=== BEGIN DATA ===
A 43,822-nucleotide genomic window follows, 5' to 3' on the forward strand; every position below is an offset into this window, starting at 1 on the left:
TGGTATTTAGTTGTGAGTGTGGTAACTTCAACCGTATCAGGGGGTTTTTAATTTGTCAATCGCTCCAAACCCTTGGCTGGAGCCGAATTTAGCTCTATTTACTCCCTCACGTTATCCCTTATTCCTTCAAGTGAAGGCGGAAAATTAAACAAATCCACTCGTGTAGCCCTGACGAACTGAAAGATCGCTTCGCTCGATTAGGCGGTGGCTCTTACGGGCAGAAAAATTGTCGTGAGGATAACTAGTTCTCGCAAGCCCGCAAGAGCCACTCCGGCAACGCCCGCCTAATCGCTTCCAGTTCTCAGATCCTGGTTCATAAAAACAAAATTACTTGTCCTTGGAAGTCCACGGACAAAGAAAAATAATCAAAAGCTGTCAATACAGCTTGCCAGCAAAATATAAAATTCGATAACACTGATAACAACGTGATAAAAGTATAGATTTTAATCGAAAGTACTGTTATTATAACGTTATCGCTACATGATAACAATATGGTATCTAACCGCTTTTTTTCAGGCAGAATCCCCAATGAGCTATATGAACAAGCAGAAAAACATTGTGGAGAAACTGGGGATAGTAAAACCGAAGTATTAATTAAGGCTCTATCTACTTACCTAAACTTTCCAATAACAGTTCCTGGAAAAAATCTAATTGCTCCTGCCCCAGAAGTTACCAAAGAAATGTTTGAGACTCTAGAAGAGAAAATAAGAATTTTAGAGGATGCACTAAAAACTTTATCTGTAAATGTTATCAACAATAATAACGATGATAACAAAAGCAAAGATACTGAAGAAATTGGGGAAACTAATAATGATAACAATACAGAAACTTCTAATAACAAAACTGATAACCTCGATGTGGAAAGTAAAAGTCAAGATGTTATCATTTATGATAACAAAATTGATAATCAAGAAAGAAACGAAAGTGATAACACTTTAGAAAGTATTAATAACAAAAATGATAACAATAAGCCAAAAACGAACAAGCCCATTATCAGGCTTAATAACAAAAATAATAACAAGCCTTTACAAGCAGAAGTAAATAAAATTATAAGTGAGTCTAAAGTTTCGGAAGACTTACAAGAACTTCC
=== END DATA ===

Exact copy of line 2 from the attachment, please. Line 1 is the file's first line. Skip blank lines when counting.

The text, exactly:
TGGTATTTAGTTGTGAGTGTGGTAACTTCAACCGTATCAGGGGGTTTTTAATTTGTCAATCGCTCCAAACCCTTGGCTGGAGCCGAATTTAGCTCTATTTACTCCCTCACGTTATCCCTTATTCCTTCAAGTGAAGGCGGAAAATTAAACAAATCCACTCGTGTAGCCCTGACGAACTGAAAGATCGCTTCGCTCGATTAGGCGGTGGCTCTTACGGGCAGAAAAATTGTCGTGAGGATAACTAGTTCTCGCAAGCCCGCAAGAGCCACTCCGGCAACGCCCGCCTAATCGCTTCCAGTTCTCAGATCCTGGTTCATAAAAACAAAATTACTTGTCCTTGGAAGTCCACGGACAAAGAAAAATAATCAAAAGCTGTCAATACAGCTTGCCAGCAAAATATAAAATTCGATAACACTGATAACAACGTGATAAAAGTATAGATTTTAATCGAAAGTACTGTTATTATAACGTTATCGCTACATGATAACAATATGGTATCTAACCGCTTTTTTTCAGGCAGAATCCCCAATGAGCTATATGAACAAGCAGAAAAACATTGTGGAGAAACTGGGGATAGTAAAACCGAAGTATTAATTAAGGCTCTATCTACTTACCTAAACTTTCCAATAACAGTTCCTGGAAAAAATCTAATTGCTCCTGCCCCAGAAGTTACCAAAGAAATGTTTGAGACTCTAGAAGAGAAAATAAGAATTTTAGAGGATGCACTAAAAACTTTATCTGTAAATGTTATCAACAATAATAACGATGATAACAAAAGCAAAGATACTGAAGAAATTGGGGAAACTAATAATGATAACAATACAGAAACTTCTAATAACAAAACTGATAACCTCGATGTGGAAAGTAAAAGTCAAGATGTTATCATTTATGATAACAAAATTGATAATCAAGAAAGAAACGAAAGTGATAACACTTTAGAAAGTATTAATAACAAAAATGATAACAATAAGCCAAAAACGAACAAGCCCATTATCAGGCTTAATAACAAAAATAATAACAAGCCTTTACAAGCAGAAGTAAATAAAATTATAAGTGAGTCTAAAGTTTCGGAAGACTTACAAGAACTTCC